“This again highlights the overall safety of the procedure,” Raman said. “Only about a half of a percent of patients had to come back to the hospital for bleeding issues, and only two people out of more than 2,400 had to go to the operating room again. However, these results also show that for patients on blood thinners, if there’s a way they can stop taking them prior to the procedure, that’s critical.”
Improving patient safety
The team is now using the information gathered from both studies to further improve the safety of transrectal PNB procedures.
“Although our noninvasive tools and blood tests are getting better, a biopsy is the only way to really know if a patient has cancer and how aggressive the cancer is,” Raman said. “That means transrectal PNB is a part of our practice that will remain. With this type of procedure, a critical component is being able to counsel patients on their risk.”
In addition to patient counseling, doing a thorough evaluation of the medications a patient is taking before they undergo a biopsy is essential.
“Specifically, we need to look at what type of blood thinner a patient is taking and what the purpose is of the medication,” Raman said. “It’s also critical to speak with the provider who manages the blood thinner to determine if stopping is an option. Because we know if there is a way to stop, that will make the procedure safer.”
Learning and looking ahead
Raman is hopeful the study results will help decrease the incidence of bleeding complications from PNB similarly to the way infection rates have decreased.
“About eight years ago, we had a much bigger problem with infections,” he said. “We identified our rate, determined what factors were involved and changed our practice pattern to tackle the issue.”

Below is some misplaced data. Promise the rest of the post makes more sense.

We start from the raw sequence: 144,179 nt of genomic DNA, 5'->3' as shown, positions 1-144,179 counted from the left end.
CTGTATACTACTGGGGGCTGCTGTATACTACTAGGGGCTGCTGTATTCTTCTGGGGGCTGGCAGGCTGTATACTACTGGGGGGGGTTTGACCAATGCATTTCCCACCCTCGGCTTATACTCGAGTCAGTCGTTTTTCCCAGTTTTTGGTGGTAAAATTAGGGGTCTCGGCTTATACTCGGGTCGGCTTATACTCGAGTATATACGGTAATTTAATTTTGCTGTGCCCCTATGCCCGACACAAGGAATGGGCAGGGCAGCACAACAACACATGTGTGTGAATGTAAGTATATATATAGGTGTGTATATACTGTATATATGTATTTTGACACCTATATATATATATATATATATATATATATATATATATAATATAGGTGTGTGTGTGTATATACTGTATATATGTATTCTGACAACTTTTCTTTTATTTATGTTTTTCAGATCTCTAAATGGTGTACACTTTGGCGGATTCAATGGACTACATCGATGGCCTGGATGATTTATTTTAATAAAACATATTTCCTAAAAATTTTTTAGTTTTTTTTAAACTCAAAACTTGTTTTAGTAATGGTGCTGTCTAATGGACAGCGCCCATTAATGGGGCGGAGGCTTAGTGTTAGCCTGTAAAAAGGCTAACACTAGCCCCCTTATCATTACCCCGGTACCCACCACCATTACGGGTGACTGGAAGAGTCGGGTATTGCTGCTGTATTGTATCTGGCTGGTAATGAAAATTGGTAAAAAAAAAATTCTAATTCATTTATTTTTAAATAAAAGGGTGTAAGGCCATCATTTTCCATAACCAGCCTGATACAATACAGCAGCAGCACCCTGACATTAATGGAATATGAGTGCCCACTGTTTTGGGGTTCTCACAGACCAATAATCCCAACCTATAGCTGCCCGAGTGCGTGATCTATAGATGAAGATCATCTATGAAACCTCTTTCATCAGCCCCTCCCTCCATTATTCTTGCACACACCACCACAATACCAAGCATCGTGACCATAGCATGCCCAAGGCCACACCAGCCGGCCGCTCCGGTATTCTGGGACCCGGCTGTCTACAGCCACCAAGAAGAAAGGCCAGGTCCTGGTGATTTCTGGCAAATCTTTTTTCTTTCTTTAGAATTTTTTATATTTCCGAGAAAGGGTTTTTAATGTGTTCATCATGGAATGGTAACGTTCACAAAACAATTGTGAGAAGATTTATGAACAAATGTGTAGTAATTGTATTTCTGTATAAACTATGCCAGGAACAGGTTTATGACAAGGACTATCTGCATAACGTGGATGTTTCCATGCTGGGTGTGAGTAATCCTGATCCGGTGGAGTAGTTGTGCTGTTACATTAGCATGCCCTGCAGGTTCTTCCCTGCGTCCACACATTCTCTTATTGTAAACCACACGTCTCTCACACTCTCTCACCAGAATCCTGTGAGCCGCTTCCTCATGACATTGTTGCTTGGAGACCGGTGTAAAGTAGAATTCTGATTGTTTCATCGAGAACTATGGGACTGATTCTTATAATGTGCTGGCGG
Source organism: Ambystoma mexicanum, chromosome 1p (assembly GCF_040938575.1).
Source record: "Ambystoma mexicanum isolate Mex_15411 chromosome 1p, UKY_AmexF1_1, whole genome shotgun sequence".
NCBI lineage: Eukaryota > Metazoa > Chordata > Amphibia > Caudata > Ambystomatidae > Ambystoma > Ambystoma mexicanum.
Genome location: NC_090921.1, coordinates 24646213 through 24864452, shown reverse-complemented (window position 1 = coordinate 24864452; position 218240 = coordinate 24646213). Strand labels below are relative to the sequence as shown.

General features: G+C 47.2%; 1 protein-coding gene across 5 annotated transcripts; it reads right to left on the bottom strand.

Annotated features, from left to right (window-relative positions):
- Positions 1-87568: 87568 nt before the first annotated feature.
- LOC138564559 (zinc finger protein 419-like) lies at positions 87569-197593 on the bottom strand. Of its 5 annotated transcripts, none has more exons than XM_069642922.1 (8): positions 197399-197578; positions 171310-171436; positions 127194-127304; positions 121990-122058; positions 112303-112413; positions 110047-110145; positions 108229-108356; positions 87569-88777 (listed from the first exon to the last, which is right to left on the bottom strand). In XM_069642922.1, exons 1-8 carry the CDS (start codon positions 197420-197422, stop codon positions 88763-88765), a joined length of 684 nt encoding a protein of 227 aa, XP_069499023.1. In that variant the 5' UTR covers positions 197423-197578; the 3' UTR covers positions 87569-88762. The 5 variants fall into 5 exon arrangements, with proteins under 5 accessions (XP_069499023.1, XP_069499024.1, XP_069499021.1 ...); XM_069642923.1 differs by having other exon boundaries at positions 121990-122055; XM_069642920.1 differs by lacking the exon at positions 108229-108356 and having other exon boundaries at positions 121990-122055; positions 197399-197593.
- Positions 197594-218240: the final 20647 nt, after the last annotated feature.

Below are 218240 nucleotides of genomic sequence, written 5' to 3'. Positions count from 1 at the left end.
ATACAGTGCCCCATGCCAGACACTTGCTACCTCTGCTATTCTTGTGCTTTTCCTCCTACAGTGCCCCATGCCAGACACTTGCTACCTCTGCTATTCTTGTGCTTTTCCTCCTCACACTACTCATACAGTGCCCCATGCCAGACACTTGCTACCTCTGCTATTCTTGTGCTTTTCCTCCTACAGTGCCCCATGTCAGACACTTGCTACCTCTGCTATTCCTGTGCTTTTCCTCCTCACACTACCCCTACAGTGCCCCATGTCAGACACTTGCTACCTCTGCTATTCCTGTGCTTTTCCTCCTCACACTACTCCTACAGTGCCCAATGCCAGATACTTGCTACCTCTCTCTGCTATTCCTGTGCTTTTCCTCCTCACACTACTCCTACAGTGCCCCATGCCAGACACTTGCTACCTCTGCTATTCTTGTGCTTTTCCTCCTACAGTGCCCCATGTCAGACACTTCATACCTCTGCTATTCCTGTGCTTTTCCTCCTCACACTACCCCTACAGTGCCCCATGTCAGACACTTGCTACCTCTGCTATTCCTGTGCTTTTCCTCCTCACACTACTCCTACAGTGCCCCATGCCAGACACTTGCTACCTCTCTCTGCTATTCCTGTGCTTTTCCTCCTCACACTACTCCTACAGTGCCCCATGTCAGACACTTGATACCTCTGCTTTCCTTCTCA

Today they use swabs to culture currently used antibiotics to determine whether a patient is resistant, along with antiseptic at the time of the biopsy to decrease microorganism counts. By implementing these practices, infection rates dropped from 5.5% to 0.9%.
“By looking at one’s own data and modifying practice based upon that, you can improve patient counseling and decrease complications,” Raman said. “We can make an already common, generally safe procedure even safer.”
Jay D. Raman, MD
Interim Chair, Department of Urology
Professor, Department of Urology
Head, Robotic Surgery
Professor, Department of Surgery, Penn State Cancer Institute
Fellowship: Urology, University of Texas Southwestern Medical Center, Dallas
Residency: General Surgery, New York-Presbyterian Weill Cornell Medical Center, New York; Urology, New York-Presbyterian Weill Cornell Medical Center, New York
Medical School: Weill Cornell Medicine/Cornell University, New York
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- Sosenko A, Owens RG, Yang AL et al. Non-infectious complications following transrectal prostate needle biopsy–outcomes from over 8000 procedures. Prostate International. 2022;10(3):158-161.doi:10.1016/j.prnil.2022.04.002.
- Fuletra J, Rjepaj C, Clark JY et al. Significant bleeding complications following transrectal prostate needle biopsy: incidence, predictors, and management. Urology Practice. 2023;10(1):6-8. doi: 10.1097/UPJ.0000000000000349.